Are you curious about dog grooming, but don’t know where to start? Grooming is an important part of your pet’s health. Finding the right groomer and choosing the most beneficial care can be simple when the correct steps are taken.
What Are My Dog’s Grooming Needs?
Being a pet parent comes with the responsibility to ensure they are living happy, healthy lives. Grooming as part of a regular care schedule can help you stay informed about your pet’s health and provide treatment early on if needed.
First Steps of Dog Grooming
When grooming your dog, it is important to understand the different categories of care. Grooming can include all or a selection of areas such as bathing, brushing, ear care, eyes, flea/tick prevention, and dental. Depending on your dog’s breed and age, one category may be more important to focus on than another. You can maintain the dog’s physical health by bringing him to a traditional facility such as Petco or PetSmart, a small business facility, a mobile service, or in your own home.
Overall, the pet’s comfort should come first when choosing which option to use. After choosing where and what care will be provided, prepare your dog for her first session. Introducing your dog while she is a puppy can help to familiarize her with the process and reduce stress. If you adopted your dog as an adult, extra sensitivity should be considered to ensure a comfortable experience. Notifying the groomer of any special precautions that should be taken with your dog, such as bumps, habits, or triggers, can help the appointment run smoothly.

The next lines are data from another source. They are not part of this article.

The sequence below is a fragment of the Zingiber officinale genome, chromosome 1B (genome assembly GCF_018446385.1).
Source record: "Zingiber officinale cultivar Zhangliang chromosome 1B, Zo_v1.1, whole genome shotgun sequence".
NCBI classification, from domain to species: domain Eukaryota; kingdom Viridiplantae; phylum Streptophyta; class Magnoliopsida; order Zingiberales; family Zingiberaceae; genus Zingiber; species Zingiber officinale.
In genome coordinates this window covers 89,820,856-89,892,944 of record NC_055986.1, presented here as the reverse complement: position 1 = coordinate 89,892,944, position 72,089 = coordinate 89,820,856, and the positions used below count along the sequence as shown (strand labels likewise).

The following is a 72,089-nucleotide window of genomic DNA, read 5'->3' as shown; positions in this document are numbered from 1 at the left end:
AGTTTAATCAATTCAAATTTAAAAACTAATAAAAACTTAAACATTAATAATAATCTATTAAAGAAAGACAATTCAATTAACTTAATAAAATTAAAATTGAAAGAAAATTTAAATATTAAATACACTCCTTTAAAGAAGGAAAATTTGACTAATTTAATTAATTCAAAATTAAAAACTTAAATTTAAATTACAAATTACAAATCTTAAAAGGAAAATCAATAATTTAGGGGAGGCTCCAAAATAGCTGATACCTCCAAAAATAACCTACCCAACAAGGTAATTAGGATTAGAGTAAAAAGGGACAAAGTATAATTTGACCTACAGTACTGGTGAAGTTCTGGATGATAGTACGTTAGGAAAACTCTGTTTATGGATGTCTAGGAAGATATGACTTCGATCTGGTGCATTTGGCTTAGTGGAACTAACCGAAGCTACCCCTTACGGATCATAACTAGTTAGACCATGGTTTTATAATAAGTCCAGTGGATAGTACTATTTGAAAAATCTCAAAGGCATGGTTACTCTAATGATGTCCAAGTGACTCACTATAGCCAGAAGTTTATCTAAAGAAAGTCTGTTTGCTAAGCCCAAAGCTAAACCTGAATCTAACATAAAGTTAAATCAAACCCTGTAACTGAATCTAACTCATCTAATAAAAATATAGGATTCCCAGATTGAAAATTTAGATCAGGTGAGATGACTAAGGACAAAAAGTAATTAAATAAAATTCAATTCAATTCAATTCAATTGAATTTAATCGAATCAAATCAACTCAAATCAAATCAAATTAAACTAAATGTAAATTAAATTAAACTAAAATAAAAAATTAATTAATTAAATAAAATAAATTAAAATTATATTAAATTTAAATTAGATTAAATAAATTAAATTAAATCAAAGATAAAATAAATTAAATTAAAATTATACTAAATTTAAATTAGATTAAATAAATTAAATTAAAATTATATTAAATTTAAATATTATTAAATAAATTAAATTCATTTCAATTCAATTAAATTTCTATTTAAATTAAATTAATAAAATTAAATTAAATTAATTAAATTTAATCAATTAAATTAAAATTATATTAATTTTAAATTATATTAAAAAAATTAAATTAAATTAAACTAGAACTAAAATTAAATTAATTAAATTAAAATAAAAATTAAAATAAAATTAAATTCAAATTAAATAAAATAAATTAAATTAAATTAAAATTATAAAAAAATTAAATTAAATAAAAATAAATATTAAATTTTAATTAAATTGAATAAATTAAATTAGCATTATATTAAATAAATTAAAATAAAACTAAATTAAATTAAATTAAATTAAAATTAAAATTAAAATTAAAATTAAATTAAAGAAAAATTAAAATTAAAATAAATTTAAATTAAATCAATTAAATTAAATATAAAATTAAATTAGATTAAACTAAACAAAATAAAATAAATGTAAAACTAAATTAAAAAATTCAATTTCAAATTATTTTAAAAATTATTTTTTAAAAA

Extra Care for Grooming Disabled Dogs
Grooming a special needs dog can require extra consideration before the grooming session. Depending on your dog’s disability, extra support may be necessary to take weight off the dog’s joints. A fully supportive dog wheelchair can provide maximum, controlled support while grooming a dog who is disabled physically. It is important to retain flexibility when grooming. Grooming sessions with a dog who is physically disabled can be made easier by taking ample rest breaks and allowing the dog to sit or lay down instead of standing. Because many paralyzed dogs experience incontinence, keeping wipes on hand can be helpful for accidents.
Grooming a hearing disabled dog should include soothing speech, constant touch, hand signals (if used), and visual cues. Speaking slowly throughout the session can put the dog at ease because they can sense your own level of calm. To ensure the safety of a blind dog, an extra set of hands can be helpful to make sure the dog does not fall off a grooming table. Grooming on the floor may be ideal. As pets age, they can experience thinning of the skin and growths such as warts and bumps. Using clippers may be safer to avoid these obstacles. If grooming away from home, moving slowly and bringing familiar items can make the dog feel more comfortable and “at home.”
Resources for Happy, Healthy Pets
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